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Sex, Enclosure, and Scandal in Medieval Monasteries

medieval nuns

medieval nuns

Sex, Enclosure, and Scandal in Medieval Monasteries

Melissa Ormond

Published Online (2007)

Abstract

In her essay “Pregnancy and Productivity: The Imagery of Female Monasticism within and beyond the Cloister Walls” Nancy Warren explores the Middle English version of the story of the pregnant abbess from the Alphabet of Tales. “The abbess’s sexual activity clearly violates her monastic vow of chastity. In breaking her vow of chastity she has sinned against her divine spouse, and this sin may be aligned with the worldly category of transgression against the husbandly authority so crucial in maintaining masculine privilege”. To Warren, the tale of the pregnant abbess further illustrates society’s anxiety over women and is used to “mobilize female monasticism to provide solutions to these anxieties through the regulation of women’s material and spiritual practices,” i.e. full enclosure. Though written as an exploration of relationships between nuns and male clergy during the Reformation, Mary Laven’s argument in her article “Sex and celibacy in Early Modern Venice” could also apply to medieval monasticism when she argues that “the constraints of enclosure conditioned the nature of celibate desire, promoting a model of heterosocial engagement”. It was this “heterosexual engagement” which would plague church reformers as they sought to remove obstacles that could cause scandal for the Church. As much as the Church hated sin, it hated scandal even more and one such example was the barbarous tale of the Nun of Watton, who was handed over to the nunnery at an early age and later had an affair with a teenage monk causing her pregnancy and the brutal torture of her lover.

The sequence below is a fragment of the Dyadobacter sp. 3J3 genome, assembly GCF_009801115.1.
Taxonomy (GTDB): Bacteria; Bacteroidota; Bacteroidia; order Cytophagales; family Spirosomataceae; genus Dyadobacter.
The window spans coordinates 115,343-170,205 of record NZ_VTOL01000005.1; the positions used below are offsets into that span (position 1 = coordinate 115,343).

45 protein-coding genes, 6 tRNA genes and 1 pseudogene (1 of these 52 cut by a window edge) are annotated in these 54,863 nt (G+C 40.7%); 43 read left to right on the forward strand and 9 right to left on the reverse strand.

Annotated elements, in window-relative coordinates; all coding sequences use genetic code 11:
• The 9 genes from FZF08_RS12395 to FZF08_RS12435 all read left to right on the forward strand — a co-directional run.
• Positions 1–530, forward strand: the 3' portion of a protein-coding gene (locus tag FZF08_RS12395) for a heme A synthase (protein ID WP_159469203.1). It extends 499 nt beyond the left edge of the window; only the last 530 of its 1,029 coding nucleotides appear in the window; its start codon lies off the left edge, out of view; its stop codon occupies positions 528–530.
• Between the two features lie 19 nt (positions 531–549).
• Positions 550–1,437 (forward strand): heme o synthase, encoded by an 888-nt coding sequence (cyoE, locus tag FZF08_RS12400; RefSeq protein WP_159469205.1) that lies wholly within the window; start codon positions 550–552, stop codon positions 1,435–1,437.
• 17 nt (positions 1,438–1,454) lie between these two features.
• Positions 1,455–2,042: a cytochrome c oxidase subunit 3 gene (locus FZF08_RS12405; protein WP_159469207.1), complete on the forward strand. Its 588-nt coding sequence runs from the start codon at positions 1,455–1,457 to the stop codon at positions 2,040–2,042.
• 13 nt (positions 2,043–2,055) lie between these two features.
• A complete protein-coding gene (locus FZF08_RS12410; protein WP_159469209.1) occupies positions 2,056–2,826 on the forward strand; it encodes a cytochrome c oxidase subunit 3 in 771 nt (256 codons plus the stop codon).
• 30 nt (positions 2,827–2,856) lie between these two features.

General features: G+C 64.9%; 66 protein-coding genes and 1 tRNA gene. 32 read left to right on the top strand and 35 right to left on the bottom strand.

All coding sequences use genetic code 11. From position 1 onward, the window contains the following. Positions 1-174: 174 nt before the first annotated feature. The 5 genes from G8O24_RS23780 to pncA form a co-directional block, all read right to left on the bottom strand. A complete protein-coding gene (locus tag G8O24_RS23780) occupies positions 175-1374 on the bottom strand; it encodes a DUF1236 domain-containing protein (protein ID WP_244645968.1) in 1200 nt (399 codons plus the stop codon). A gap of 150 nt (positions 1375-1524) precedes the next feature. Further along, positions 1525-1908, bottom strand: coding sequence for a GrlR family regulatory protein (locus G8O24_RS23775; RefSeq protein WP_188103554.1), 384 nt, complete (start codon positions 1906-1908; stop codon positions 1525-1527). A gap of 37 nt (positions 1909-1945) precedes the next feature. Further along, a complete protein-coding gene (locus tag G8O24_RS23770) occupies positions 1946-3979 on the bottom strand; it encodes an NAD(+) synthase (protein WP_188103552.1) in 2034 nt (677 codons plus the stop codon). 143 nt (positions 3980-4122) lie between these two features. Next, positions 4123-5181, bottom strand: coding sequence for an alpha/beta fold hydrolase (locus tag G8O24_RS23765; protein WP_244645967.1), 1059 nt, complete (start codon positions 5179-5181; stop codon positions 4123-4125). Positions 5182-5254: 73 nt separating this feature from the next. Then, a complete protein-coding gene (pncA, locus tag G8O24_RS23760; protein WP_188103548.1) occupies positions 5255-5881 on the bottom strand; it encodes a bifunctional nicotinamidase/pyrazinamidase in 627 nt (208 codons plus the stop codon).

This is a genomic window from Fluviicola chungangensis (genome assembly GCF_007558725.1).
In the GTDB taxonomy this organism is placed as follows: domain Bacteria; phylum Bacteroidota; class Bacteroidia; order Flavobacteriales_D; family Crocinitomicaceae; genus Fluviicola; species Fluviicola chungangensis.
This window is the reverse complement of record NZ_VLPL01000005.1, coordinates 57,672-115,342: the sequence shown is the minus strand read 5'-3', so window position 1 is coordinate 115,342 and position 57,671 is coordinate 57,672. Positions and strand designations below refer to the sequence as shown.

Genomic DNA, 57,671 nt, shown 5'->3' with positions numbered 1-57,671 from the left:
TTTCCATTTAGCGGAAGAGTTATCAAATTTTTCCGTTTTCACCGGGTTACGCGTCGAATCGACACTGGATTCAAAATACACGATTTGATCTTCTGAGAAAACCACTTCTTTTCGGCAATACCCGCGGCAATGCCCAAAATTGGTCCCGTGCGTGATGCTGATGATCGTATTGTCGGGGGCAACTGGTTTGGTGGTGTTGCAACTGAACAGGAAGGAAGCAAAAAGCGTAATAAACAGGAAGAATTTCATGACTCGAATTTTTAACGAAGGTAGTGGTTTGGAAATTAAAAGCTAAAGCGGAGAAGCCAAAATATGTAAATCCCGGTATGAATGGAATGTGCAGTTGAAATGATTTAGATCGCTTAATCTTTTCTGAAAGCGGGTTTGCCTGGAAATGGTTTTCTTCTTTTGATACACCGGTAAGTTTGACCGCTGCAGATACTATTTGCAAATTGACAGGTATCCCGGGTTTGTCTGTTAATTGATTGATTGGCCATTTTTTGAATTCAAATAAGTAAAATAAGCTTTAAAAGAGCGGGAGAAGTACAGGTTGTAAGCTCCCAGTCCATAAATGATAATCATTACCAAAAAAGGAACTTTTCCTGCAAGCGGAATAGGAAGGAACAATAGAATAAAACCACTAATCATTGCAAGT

To a modern reader the constraints of enclosure which were so strictly enforced in medieval monasteries may seem extreme. One could argue that some oblates found themselves subjected to a position they never desired, hence acted out against the rules of celibacy and enclosure. In order to better understand why a woman who had vowed to devote her life to religion would act this way one must understand medieval women’s motives for entering a monastery for these circumstances could be the “determining factor for their behavior once inside”. Women forced into the monastery for political or social reasons often did so against their will and with little or no inclination for a religious life. Some reasons included a desire to protect one’s daughter or dispose of them, to deprive a young girl of their inheritance, or the established custom in large families for one or more daughters to become nuns. A case similar to this can be found in the story of the Nun of Watton, who was handed over to the nunnery at an early age and who it would seem had no desire for a religious life. Besides those wishing to join the convent, and those forced, other women included widows, wives, or daughters of vanquished enemies, as well as the illegitimate offspring or of the clergy.

Click here to read this article by Melissa Ormond

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